4 tips to improve website traffic
Check Google Analytics
Has all site traffic ceased? If so, maybe analytical tracking didn’t make it to the new site. Check this manually. If you are receiving organic traffic, just at a reduced rate, run the site through Analytics checkup. It could be that a certain section of the site, such as the blog, doesn’t have proper tracking code placement. The scrape of all pages for tracking placement will identify issues.
If analytics passed inspection, now you know something is wrong. The first consideration is deindexation. Check the robots.txt file for “disallow: /” or in the head of page source code for a meta robots tag exclaiming noindex. If your site is typically crawled very frequently this can do damage very quickly and start killing rankings. If your site doesn’t enjoy frequent crawling, then this culprit can take days to a week before killing your online presence.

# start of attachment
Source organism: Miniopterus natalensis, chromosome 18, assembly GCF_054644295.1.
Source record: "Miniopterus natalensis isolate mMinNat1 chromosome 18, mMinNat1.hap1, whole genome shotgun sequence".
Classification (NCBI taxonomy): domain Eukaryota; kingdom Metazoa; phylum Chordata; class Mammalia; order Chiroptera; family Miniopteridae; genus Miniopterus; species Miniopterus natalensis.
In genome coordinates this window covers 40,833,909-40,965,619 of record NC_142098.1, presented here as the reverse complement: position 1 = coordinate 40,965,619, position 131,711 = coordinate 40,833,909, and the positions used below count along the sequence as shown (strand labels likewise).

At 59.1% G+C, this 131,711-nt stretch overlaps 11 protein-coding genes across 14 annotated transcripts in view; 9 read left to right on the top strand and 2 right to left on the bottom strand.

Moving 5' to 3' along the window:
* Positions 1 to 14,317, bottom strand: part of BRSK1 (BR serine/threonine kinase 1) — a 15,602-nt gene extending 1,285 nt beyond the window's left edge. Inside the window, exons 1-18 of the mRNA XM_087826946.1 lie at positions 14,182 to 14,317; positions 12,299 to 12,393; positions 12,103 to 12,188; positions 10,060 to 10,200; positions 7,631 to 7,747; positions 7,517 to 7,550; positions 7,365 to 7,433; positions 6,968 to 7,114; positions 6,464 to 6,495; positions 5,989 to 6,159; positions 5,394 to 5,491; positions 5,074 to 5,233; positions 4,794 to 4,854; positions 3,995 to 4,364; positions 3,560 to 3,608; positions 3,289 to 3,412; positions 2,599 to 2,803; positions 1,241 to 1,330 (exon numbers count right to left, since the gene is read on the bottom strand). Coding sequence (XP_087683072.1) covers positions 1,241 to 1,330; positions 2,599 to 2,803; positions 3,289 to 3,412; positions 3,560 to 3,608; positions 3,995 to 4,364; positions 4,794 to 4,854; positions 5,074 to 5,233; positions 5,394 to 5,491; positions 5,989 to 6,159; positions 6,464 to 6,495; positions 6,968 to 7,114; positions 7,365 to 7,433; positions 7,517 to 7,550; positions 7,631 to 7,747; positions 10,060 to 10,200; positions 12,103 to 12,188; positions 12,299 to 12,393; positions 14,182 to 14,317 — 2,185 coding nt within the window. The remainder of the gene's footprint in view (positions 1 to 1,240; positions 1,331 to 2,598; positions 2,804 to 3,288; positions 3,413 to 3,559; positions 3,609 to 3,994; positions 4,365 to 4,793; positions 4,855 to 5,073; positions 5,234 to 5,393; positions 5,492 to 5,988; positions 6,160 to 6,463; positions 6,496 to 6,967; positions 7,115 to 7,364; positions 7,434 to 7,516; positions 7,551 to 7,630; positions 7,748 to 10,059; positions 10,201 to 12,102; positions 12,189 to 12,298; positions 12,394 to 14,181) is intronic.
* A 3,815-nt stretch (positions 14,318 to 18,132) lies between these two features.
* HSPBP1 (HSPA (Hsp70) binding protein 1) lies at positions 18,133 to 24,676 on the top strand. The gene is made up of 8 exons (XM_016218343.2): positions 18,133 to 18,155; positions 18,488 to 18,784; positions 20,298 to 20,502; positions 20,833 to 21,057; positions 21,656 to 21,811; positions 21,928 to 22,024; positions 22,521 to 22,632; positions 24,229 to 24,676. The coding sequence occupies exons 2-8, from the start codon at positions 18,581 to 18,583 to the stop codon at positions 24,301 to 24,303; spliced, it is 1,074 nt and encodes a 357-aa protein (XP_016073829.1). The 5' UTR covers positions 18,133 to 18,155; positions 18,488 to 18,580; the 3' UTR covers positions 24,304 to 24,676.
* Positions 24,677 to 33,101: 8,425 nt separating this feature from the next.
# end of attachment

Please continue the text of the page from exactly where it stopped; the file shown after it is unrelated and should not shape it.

A Deeper Check of Google Analytics
Page Names Changed During the Relaunch
Was this URL rewrite architected well so that old URLs are 301 redirected to new pages? Review the organic traffic by landing page for those with the largest loss with a date range of the week prior to launch. Have those landing pages showing as top performers last week been redirected to new URLs?
Page Names Didn’t Change During the Relaunch
Once again, look at organic traffic by Landing Page. Look at post-launch vs. a comparable time pre-launch.
You still see the drop, but now open a secondary dimension by Keyword. Make an assessment of the keyword losses paired to their respective landing pages.
Check for Host or Server Issues
Analytics are fine, there are no de-indexation issues, all redirects (if applicable) are fine, and all keyword focus per page is fine. What gives?
Did you change hosting or server? Communication issues between visitors, the host and server can lead to a delay in content delivery or in fact a timing out of content. This leaves a search engine with no way to view the page.